Why do teenagers drink?

First and foremost: teenagers are different and do different things. Some have tried beer a few times and others drink every weekend. And many of them simply aren’t interested in alcohol. But there are some reasons that come up time and time again amongst those who do drink.

BECAUSE OTHER PEOPLE DO

Many teenagers say that they drink for social reasons, such as getting to know new friends. The number of people who drink in their social circle plays a big part too, but recent research shows that those who feel peer pressure when it comes to alcohol often drink less than other teenagers. 

BECAUSE YOU THINK IT’S EXPECTED OF YOU

Norms and expectations affect us – whether we’re 14 or 44 years old – and in our teens, the desire to fit in can be particularly strong. If your friends drink, you might want to bring your own bottle to the party too, so people don’t think you’re weird. 

Tonårskille som håller handen för ansiktet.
Photo: Pablo Frisk

"You’re scared that if you don’t drink people will slag you off to others. Tell them that you’re boring, stuff like that".

Petrus aged 16, Göteborg

TO GIVE ADULTHOOD A TRY

When you’re a teenager, you often want to feel like an adult, not a child. You’ve seen adults drinking since you were small, if not at home, then in films and on TV.

So it’s hardly surprising that they’re curious about how it tastes and what it feels like being drunk. But if you think about it, there aren’t that many adult things that teenagers can do. Alcohol, on the other hand, is an adult thing that teenagers can get ahold of and try out.  

TO HAVE FUN AND FOR COURAGE

Many teenagers who drink alcohol say that they like how it feels and that alcohol makes things more fun. Alcohol can also feel like something that makes you feel a bit braver and a bit more attractive. And if things don’t quite work out as you hoped, you can always blame the alcohol. 

"You drink to try something new and to see what it’s like being drunk".

Adrian, aged 15, Umeå

BECAUSE IT SEEMS LIKE PART OF LIFE

Most adults in Sweden drink alcohol, and it’s common for people to drink in films and TV shows, while on social media, young people are bombarded with pictures of drinks in the sunset. And young people are exposed to alcohol advertising, despite the  ban on marketing alcohol products to people under the age of 25.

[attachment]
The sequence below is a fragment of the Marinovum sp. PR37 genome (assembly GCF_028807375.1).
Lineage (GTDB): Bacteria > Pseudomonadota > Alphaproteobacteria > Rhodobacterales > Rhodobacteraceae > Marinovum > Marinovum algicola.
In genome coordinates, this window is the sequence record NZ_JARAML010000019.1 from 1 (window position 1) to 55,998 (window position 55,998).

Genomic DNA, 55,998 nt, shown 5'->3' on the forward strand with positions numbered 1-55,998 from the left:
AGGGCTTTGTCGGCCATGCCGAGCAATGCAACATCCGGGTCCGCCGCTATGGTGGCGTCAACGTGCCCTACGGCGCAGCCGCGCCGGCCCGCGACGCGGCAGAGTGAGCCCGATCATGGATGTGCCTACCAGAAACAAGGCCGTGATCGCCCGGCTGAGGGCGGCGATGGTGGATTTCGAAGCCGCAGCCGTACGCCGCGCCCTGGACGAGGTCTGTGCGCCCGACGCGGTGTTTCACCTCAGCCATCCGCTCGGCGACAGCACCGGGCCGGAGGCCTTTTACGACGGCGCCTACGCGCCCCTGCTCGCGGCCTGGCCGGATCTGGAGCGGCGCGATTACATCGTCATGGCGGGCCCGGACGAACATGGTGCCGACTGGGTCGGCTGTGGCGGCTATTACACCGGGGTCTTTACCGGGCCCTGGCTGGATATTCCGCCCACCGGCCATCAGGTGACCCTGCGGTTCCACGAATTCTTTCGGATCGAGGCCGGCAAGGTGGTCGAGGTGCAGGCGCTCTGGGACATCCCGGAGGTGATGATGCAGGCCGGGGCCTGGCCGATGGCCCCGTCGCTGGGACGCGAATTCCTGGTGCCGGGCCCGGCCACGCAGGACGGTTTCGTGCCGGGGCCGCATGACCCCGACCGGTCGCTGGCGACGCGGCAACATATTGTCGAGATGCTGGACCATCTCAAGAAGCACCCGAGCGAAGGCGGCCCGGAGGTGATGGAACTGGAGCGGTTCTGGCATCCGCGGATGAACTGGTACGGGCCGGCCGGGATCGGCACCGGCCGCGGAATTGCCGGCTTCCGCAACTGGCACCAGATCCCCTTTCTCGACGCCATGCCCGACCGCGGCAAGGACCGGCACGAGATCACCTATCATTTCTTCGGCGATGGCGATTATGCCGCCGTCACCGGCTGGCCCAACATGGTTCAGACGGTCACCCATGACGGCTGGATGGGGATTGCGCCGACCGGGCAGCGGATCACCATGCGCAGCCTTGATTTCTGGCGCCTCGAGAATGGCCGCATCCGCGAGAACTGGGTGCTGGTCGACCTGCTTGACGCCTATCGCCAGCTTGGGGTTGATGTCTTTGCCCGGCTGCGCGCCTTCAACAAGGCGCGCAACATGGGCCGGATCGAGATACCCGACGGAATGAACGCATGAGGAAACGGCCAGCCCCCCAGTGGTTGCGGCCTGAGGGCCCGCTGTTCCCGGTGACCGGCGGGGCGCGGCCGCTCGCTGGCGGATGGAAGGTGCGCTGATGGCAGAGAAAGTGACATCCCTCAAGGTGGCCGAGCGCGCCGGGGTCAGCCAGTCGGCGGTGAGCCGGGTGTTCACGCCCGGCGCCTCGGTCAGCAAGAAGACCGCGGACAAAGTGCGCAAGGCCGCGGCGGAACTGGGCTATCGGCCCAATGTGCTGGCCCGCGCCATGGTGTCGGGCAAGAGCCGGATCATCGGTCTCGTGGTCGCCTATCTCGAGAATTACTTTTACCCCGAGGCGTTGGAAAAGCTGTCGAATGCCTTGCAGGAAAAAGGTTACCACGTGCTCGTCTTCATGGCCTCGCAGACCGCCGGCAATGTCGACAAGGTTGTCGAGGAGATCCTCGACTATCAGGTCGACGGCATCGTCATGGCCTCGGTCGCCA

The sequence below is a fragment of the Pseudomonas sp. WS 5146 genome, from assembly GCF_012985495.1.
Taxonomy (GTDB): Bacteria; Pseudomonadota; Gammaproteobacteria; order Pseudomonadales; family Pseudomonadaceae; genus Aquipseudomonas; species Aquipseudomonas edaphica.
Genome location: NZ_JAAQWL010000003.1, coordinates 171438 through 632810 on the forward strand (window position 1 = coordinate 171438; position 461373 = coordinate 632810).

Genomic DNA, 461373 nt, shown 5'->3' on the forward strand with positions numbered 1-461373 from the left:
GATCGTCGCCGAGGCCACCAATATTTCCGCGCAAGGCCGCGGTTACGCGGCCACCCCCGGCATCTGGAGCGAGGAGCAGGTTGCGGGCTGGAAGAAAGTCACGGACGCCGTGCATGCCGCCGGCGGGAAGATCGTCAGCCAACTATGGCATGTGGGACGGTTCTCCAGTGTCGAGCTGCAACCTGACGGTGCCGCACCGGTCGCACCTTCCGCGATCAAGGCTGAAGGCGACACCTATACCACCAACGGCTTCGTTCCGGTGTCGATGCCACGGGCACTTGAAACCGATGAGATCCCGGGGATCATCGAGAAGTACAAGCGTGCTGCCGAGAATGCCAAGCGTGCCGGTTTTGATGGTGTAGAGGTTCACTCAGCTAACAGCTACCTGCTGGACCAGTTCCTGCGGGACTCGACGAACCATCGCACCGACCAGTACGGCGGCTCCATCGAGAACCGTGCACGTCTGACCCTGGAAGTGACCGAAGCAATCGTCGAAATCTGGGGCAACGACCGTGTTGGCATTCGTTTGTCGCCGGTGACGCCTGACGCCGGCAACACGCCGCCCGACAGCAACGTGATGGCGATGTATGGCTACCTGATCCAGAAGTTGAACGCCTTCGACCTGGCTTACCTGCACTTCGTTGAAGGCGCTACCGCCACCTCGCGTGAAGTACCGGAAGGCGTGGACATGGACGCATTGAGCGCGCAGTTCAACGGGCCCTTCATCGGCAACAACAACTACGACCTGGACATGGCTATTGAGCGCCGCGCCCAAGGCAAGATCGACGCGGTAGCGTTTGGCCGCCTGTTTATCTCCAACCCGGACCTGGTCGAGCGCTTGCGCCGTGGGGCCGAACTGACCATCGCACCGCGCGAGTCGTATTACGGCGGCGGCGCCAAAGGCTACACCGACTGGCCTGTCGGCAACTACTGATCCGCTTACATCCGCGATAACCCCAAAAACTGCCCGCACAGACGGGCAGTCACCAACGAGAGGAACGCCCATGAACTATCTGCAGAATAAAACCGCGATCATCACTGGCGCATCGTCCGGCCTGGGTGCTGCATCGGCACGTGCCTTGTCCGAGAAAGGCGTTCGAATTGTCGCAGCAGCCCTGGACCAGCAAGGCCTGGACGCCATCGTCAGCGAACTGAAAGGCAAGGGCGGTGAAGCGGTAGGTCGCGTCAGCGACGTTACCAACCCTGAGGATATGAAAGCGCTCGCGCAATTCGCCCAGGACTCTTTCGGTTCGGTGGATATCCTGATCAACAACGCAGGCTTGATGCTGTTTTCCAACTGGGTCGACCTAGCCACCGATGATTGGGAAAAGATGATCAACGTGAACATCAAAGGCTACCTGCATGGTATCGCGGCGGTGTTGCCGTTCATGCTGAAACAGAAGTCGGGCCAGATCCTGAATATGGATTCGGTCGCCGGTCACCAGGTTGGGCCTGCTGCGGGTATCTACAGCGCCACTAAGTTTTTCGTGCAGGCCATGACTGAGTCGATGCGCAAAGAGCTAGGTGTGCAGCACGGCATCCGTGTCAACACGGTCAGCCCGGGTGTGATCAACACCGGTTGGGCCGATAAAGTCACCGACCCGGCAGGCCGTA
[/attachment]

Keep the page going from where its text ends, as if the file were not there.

Given how often young people see alcohol in a variety of contexts, it’s hardly surprising that they   it as a natural part of life. 

BECAUSE THEY DON’T FEEL GOOD

Young people who say they don’t feel good about themselves and their lives drink more often and in bigger quantities than the rest of their age group. And teenagers can actually end up feeling worse as a direct result of their drinking. If you’re worried that your teenager is unhappy and is drinking, you’ll find more information and support here.

Young during a pandemic

It’s too early to say how the Covid-19 pandemic will affect youngsters in the long term. But thanks to surveys we do know a little about what life has been like for young people during the pandemic.

In the spring of 2021, the Swedish Council for Information on Alcohol and Other Drugs (CAN) ran a survey amongst students in the second year of upper secondary school.

Almost one in every four had felt substantially more anxious, and eight per cent had experienced considerably more conflict at home. Those who had been greatly affected by the pandemic suffered from more issues such as headaches, stress, and depression.

Upper secondary school students as a whole, however, had not suffered from these issues to a greater extent than before the pandemic. The more the students felt that their leisure time and socialising had been restricted during the pandemic, the less alcohol they had drunk and the less likely they were to have smoked.  

More to read about the same topic

Useful contacts and more info

It can sometimes be good to talk to someone who knows a bit more about teenagers and alcohol, or about anything else, for that matter.

If you want to do more

There’s a lot you can do to support and be there for teenagers. Maybe you can take part in night-time patrols, or make it easier for them to say “no”, or help promote a smarter approach to alcohol in some other way.

Other important topics to read about

When parents are not around

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